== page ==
Haller showed what a modern target man could be. Both powerful and technical, a goal threat and creator.

Rebić enjoyed similar success in the 2018 World Cup, playing alongside Mario Mandžukić for eventual runners up Croatia. Rebić’s fruitful season with Haller was greatly beneficial to him when playing with Mandžukić.

Mandžukić himself is perhaps one of the greatest modern target men. After replacing Edin Džeko, another modern great of the genre at Wolfsburg, the Croatian went on to play for Bayern Munich, Atlético Madrid and Juventus.

His technical capabilities, work rate and aerial prowess made him a valuable asset at each of those clubs. His success and goal rate proved that there is still pace in the game for a 6-foot 3 focal point.

With bigger teams playing with higher lines against their underdog rivals, perhaps the target man is on the way out. Small clubs themselves, want to emulate big clubs. They now play out from the back rather than hit the big man.

However, there could be a renaissance for the target man at the top of the game. Teams are defending deeper and narrower as the disparity between the top and bottom increases. Could the dominate sides be forced to look for someone who can dominate the penalty area?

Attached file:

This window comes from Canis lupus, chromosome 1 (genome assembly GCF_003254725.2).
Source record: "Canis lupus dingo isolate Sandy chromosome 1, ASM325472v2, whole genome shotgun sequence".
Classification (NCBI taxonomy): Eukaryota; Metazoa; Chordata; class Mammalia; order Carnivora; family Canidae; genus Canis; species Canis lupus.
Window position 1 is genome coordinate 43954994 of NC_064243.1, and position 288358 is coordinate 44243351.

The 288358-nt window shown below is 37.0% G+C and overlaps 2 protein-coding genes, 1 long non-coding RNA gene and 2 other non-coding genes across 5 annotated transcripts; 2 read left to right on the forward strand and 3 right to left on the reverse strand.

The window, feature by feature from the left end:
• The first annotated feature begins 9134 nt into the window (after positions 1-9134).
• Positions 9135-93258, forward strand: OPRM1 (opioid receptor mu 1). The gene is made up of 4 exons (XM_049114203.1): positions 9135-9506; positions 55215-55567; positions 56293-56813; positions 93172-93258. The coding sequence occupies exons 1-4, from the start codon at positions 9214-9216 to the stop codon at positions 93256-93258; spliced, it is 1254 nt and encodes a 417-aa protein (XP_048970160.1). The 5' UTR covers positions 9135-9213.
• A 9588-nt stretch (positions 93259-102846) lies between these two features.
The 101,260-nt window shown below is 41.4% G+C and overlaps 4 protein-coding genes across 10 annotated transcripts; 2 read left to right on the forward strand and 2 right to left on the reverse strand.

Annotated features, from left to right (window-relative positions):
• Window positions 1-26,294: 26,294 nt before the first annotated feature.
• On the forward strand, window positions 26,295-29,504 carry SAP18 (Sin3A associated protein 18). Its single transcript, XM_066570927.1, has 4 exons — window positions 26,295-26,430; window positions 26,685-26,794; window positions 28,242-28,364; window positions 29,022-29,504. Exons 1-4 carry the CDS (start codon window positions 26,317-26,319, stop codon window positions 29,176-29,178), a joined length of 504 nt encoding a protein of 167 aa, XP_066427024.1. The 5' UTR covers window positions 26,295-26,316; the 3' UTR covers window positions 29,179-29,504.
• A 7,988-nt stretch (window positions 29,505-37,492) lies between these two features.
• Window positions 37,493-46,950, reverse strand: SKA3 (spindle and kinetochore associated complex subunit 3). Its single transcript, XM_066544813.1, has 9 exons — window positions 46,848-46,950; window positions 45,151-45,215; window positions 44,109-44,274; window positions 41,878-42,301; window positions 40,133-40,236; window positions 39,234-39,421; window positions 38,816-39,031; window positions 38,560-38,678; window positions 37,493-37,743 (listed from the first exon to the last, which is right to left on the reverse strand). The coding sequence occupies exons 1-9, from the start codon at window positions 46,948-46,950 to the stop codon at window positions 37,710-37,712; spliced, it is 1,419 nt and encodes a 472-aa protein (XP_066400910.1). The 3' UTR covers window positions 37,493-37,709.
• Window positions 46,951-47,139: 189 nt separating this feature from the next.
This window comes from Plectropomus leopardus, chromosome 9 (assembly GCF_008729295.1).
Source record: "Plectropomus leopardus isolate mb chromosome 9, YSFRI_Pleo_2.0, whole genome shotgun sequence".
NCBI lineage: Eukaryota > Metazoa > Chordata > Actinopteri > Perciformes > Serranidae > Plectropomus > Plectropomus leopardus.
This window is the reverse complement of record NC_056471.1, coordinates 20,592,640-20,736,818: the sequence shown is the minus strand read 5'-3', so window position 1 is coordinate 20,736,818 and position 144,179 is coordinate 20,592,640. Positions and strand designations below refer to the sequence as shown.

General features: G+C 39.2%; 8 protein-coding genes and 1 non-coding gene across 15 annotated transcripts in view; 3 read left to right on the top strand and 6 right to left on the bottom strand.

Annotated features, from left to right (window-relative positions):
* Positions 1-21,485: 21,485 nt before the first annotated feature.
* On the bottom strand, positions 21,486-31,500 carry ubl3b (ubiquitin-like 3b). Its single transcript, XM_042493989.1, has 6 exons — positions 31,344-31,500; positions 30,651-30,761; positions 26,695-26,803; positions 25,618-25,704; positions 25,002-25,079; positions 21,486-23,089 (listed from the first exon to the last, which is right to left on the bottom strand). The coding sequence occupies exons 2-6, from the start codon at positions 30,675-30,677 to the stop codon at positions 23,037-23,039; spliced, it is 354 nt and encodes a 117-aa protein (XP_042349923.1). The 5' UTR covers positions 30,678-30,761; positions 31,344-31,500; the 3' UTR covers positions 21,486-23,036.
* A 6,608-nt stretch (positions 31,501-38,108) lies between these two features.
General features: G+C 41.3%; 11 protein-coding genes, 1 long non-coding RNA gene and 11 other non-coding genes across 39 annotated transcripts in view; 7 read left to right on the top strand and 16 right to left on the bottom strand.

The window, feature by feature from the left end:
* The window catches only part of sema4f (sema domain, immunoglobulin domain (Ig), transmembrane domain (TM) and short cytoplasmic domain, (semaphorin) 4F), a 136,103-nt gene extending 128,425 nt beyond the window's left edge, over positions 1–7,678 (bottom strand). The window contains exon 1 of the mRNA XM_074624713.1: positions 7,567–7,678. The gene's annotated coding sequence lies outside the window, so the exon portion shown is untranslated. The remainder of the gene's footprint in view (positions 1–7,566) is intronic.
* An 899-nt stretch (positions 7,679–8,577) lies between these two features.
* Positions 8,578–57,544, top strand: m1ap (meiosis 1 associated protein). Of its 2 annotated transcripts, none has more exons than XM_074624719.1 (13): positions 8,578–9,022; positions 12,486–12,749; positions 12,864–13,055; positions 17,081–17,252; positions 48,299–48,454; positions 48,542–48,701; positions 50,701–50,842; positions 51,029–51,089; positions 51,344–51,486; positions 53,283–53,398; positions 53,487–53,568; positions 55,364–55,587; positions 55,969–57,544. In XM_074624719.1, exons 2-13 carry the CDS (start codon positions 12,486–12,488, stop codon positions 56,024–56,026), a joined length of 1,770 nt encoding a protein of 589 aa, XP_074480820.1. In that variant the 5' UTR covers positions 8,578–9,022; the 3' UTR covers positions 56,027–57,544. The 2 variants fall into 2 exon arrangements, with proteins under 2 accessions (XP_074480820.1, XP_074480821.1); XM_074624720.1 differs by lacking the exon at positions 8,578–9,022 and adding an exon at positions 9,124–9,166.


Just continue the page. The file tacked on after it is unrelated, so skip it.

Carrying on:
In 2019-20, there has been a rise in the number of crosses from the top teams. Manchester City and Liverpool lead the way with 21.92 and 19.64 per game respectively. With players such as Kevin De Bruyne and Trent-Alexander Arnold capable of delivering some unbelievable pinpoint crosses, perhaps a target man could once again thrive?

Dominic Calvert-Lewin has already shown drastic improvement playing in Carlo Ancelotti’s 4-4-2, reminiscent of his early Parma days and the influence of his mentor Arrigo Sacchi. Calvert-Lewin has led Everton’s line fantastically, linking up well with Richarlison. A modern take on the classic big man-little man combination.

Is it any wonder he is becoming such a dominate forward, when his mentor is Duncan ‘Big Dunc’ Ferguson, one of the Premier League’s foremost headers of a football?

Fashions change. Old styles come back into vogue. Trends move on and develop in unpredictable ways.

Just when their place in the game looks under threat, maybe there is a new dawn on the horizon for the target man.